Maybe we cannot know whether he was nourished or transformed by the act of writing. But I think it’s safe to say that there is courage shown in the truths and insights painted by Kafka’s candid explorations of his own psychological experience of life. And there is no denying the urgency – or the profound, universal relevance – of his art, political or no. Kafka’s ability to portray psychic crises in a way that exactly parallels political ones without being an overtly political writer is notable (TAoL, 163). His writing was felt by many as a cry against the oppressive systems that ruled both public and private life so strictly in his country. The ‘sons’ he portrays — stripped of their options and their freedom to live as they choose, blocked and manipulated at every turn, suffering in submission and suffering also in their small liberties — are inexplicably symbolic of an oppressed people unable to mature and step into adulthood, freedom, and self knowledge. Kafka’s work is seen by later writers as being definitive of the capital city itself, and it has been said that “if ever a writer almost unintentionally imprinted a fiction onto a geography and a history, it was Kafka in Prague” (TAoL, 164). In 1924 however, when he was dying, Kafka asked a friend to destroy his writing, perhaps because in the interim between the world wars, his country seemed to have achieved an independent democratic identity, and he was impressed with the truth that all is not as hopeless as it seems and battles can be won (TAoL, 164).
The Lie. It whispers to us softly, compellingly, weaving its tall-tale through every one of life’s occurrences: “You are helpless, powerless in the face of it all. You can change nothing, and nothing you do will ever change.” Even if Kafka did submit to this untruth, can we honestly say that this devalues the force, or effect, of his work? Solzhenitsyn, I think, has an answer for this as well. He says that we “confidently deem ourselves [art’s] masters” and often “adapt it toward transient political or limited social needs”— and yet, he says, art always “remains undefiled by our endeavors…: each time and in every usage it bestows upon us a portion of its mysterious inner light” (ASCEaDM, 558). Our inability to fully see the overarching structure doesn’t in any way indicate our entrance into it going unnoticed.
The fact that Kafka himself tried to destroy his work is very interesting. Perhaps when his own country proved an exception to his intense fatalism he realized his mistake. Perhaps then he saw his lack of vision uncovered: rather than breathing spirit into people, like a Czech Dostoevsky might have done, Kafka’s stories wrapped anguished life in a shroud of death. Like obituaries, his stories document the internal landscape of abused people with no hope. But then, perhaps the act of documentation itself was his brave testament to the truth he saw: it is deeply honest to his inner experience, and it is also undeniably one of only a few doors we have by which to enter the hearts of Kafka’s people.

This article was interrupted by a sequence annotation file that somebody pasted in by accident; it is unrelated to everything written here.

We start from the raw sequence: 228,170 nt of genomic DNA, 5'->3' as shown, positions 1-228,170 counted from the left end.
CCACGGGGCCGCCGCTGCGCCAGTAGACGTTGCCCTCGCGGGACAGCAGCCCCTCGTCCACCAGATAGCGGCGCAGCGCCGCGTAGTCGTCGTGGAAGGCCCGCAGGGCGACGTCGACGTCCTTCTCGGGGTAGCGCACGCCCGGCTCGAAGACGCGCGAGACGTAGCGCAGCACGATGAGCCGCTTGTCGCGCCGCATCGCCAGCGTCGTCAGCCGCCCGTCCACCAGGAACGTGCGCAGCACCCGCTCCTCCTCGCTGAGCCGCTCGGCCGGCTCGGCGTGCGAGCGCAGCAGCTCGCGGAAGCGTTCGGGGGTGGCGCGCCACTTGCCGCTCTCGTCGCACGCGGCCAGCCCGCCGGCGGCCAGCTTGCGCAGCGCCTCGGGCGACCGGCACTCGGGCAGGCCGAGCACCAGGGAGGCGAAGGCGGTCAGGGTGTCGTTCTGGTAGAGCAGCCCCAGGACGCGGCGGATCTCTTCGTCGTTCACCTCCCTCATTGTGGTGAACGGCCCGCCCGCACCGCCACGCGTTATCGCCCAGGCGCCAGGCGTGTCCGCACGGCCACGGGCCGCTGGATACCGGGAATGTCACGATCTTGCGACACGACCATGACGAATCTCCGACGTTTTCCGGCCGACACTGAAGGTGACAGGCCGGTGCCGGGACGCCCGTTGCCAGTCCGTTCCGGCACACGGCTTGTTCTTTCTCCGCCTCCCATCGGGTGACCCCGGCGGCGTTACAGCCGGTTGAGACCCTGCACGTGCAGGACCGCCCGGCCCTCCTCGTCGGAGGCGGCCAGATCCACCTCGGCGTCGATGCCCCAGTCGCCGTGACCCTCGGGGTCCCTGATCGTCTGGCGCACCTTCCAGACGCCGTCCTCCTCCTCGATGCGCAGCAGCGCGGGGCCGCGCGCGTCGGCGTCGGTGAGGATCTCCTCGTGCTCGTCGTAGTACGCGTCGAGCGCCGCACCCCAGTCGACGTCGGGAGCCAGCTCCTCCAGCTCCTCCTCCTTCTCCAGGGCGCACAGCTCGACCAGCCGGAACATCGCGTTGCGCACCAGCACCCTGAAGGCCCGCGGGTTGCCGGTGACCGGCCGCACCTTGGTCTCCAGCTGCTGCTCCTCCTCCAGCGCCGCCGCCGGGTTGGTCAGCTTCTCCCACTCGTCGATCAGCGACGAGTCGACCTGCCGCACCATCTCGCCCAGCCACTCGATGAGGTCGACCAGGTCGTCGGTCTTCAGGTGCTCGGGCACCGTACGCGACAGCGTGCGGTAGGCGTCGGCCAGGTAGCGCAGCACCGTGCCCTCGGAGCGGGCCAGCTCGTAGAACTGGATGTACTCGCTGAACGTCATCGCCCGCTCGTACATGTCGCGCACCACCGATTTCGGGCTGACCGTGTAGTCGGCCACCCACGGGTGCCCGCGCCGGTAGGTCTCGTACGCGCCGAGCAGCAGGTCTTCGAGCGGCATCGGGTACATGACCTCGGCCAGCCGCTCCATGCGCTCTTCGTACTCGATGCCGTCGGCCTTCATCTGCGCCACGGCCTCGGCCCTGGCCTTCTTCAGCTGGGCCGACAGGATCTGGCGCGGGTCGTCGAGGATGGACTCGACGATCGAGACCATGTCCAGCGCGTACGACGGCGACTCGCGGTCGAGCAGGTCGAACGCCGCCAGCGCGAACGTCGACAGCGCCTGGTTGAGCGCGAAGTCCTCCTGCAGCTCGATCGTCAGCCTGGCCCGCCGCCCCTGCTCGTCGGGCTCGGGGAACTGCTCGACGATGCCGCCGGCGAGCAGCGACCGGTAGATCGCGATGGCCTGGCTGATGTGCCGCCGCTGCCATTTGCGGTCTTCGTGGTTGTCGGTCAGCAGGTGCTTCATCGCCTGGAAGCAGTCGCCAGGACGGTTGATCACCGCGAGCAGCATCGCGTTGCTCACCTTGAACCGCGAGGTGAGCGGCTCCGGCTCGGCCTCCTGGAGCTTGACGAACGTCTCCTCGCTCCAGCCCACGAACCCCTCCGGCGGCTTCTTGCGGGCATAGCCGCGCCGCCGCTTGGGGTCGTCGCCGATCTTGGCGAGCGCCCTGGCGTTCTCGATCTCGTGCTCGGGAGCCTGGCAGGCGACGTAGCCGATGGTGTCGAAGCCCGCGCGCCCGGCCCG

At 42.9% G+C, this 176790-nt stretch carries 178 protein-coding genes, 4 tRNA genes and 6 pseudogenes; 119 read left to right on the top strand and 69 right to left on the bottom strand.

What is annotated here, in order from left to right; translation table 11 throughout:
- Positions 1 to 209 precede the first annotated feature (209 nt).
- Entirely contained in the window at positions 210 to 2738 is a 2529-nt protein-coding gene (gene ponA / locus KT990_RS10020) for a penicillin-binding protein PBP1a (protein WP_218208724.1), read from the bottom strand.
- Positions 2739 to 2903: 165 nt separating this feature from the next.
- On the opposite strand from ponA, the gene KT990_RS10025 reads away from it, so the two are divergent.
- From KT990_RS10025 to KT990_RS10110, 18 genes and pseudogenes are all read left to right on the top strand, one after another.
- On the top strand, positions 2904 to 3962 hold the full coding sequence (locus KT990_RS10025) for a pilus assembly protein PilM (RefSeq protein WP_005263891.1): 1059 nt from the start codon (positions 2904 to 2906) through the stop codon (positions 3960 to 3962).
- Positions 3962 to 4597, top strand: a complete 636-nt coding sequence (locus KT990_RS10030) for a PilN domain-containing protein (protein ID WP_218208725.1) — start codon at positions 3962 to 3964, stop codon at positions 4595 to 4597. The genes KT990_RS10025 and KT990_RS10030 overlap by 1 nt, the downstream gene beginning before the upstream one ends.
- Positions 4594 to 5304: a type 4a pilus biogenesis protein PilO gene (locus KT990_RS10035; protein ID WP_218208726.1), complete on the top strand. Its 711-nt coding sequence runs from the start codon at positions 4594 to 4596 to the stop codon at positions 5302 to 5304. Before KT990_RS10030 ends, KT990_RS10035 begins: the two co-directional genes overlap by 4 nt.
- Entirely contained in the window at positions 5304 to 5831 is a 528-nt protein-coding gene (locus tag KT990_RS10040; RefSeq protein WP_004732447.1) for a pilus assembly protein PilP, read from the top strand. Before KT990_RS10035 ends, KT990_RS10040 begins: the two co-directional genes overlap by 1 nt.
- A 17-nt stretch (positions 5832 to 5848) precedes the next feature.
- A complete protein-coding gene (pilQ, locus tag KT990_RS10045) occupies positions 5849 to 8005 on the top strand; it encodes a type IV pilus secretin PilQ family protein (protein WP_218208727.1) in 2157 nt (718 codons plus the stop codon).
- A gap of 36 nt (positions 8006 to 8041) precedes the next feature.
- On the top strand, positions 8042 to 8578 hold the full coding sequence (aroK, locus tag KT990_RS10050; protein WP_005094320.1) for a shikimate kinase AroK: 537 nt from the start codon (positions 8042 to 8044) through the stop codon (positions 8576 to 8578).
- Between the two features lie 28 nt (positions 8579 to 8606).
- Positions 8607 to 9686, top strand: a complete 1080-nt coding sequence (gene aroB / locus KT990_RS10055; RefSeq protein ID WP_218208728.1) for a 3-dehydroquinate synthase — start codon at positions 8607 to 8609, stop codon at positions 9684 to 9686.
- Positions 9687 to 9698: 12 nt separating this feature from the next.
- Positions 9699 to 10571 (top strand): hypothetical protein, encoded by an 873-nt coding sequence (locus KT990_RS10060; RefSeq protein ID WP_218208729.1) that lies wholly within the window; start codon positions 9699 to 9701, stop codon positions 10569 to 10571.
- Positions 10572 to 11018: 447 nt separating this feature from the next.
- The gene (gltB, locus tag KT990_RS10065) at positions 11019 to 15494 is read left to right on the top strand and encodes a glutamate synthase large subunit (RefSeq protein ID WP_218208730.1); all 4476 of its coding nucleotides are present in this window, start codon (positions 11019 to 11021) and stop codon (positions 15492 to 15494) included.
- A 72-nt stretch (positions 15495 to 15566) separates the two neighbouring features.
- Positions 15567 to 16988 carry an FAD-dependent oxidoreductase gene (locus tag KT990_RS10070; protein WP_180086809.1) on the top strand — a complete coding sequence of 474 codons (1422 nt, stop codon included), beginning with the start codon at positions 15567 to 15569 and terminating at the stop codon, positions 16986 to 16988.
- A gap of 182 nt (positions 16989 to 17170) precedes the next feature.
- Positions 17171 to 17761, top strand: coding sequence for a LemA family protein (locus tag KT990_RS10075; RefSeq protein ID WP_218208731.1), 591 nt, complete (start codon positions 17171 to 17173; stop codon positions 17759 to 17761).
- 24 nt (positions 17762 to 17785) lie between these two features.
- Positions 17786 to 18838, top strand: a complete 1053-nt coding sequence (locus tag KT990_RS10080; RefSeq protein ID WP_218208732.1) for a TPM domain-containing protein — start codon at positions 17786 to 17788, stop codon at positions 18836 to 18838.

Kafka may have succumbed and been vanquished by the lie; a brief study of his life is rather discouraging in this respect. However the consequent value of his contribution to world literature does not change in the slightest; art remains undefiled, and its mysterious inner light works upon us, no less potent for Kafka’s personal failings. His portraits of the anguished oppressed can still make us cry, binding us to a people we otherwise would not know how to feel for, opening up blocked information pathways and setting them racing with sympathy, unifying our hearts as the human race: together.
Havel, Vaclav.“Letter to Dr. Gustav Husak.” Jan Vladislav, ed. Living in Truth. England. Clays Ltd, St Ives plc. 1990. (LtDGH)
Havel, Vaclav.“Six Asides About Culture.” Jan Vladislav, ed. Living in Truth. England. Clays Ltd, St Ives plc. 1990. (LIT)
Havel, Vaclav., Paul Wilson, trans. Summer Meditations. New York. Alfred A. Knopf. 1992. (SM)
Bradbury, Malcom, ed. The Atlas of Literature. New York. Stewart, Tabori & Chang. 1998. (TAoL)
Kafka, Franz. The Sons. New York. Schocken Books Inc. 1989. (TS)
Dunlop, John B., et. al. ed. Aleksandr Solzhenitzyn: Critical Essays and Documentary Materials. New York. Collier Books, Macmillan Publishing Co., Inc. 1975. (ASCEaDM)